graphic designer's desk at work

(Photo by Tranmautritam from Pexels)

Graphic design is important to every business since it helps create an organization’s brand and communicates what the business is about. Whether you’re designing your own marketing material or are working with a professional graphic designer, there are some key graphic design aspects to address, so that your marketing looks its best now and long-term. Want to know what great graphic designers wished their clients knew? Here are 5 things to consider when designing a business’ marketing material. Consider these tips the “must haves” for professional graphic design.

1. How is your marketing material going to be used? This is an elementary step in graphic design, but an important one. Many people want to jump right into the creative process, but strategic discussions upfront save time, cost and frustration down the road. Is your marketing only going to be used digitally or will the graphics be printed? If printed, will a professional printer complete the job or are you planning to print this piece on your office printer? The tools dictate the quality of the print job, but at times budget plays into the plan.

2. Do you have a high-resolution (300 dpi or higher) logo and images to use? If the material will be printed like a brochure or flier, you definitely need high-resolution images. If you’ll only use the design on a website or social media, you can likely get away with 72 dip or 150 dpi. However, it’s always best to start with high resolution and save lower if needed. If you start with a low-resolution image, you cannot make it print or display crisper. Save yourself a headache and start with high resolution.

3. Playing on the point above, if your marketing material is intended for digital purposes, think about how it will be viewed. This should contribute to the design. If the art will be shown on social media, a small image can often work. (Do a search on the ideal sizes for your social media outlets. They differ channel to channel.) Most people in America will view social media on a mobile device. However, if your art will be on a website and is tied to content requiring more than a 30-second view, you might consider sizing the image for both mobile and desktop viewing. People may visit your website on a mobile device first and later re-visit your content on a laptop or desktop computer. The demographics of your target audience also factor into how your content will be viewed. Gen X audiences prefer mobile viewing, while Baby Boomers and the Greatest Generation still prefer to read material on larger screens such as laptops and desktops.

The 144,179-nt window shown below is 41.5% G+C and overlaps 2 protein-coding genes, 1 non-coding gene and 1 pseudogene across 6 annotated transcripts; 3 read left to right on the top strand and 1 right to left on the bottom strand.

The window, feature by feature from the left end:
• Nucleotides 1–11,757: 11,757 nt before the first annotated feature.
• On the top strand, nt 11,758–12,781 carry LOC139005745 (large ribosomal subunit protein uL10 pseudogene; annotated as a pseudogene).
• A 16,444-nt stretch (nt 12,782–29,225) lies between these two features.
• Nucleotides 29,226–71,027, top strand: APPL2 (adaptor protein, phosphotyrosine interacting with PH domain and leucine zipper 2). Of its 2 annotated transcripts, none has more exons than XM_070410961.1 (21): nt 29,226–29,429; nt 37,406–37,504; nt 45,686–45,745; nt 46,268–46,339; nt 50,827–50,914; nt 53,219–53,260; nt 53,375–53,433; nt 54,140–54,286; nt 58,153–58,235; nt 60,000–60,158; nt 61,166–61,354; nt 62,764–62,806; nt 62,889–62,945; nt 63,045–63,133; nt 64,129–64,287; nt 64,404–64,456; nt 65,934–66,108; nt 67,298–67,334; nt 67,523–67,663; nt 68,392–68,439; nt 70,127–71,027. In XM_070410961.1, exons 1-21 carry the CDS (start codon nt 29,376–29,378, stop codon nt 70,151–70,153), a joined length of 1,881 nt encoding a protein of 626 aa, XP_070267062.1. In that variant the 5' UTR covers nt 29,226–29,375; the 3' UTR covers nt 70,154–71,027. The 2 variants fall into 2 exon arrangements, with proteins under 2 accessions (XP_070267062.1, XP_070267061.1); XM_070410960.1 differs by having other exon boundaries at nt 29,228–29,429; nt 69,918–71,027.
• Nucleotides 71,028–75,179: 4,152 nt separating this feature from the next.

4. Who owns the rights to your images? If it’s not your company, find other images. So often, people say they found great images on Google and that sends up some serious red flags. Just because you found it on Google doesn’t mean the image is free or that it isn’t owned by someone else. If you haven’t had a photographer take photos for your organization or had a graphic designer create custom artwork for your business, that’s okay. You can likely find stock photos that are free or low cost. Keep track of where you purchased your photos and when.

5. What is your timeline for using your digital art or needing your printed piece in hand? By knowing that deadline, you can back into the rest of the timeline to avoid a last-minute rush and rush charges. (I literally asked Office Depot, which is not my usual printer, for a price quote on a postcard today. Having the postcards in hand in two days versus five days more than doubled the price. Luckily, one of my preferred printers was able to pull through with a better price and a two-day turnaround.)

Did you find this post interesting? Here are 3 more resources to help you when designing your marketing material.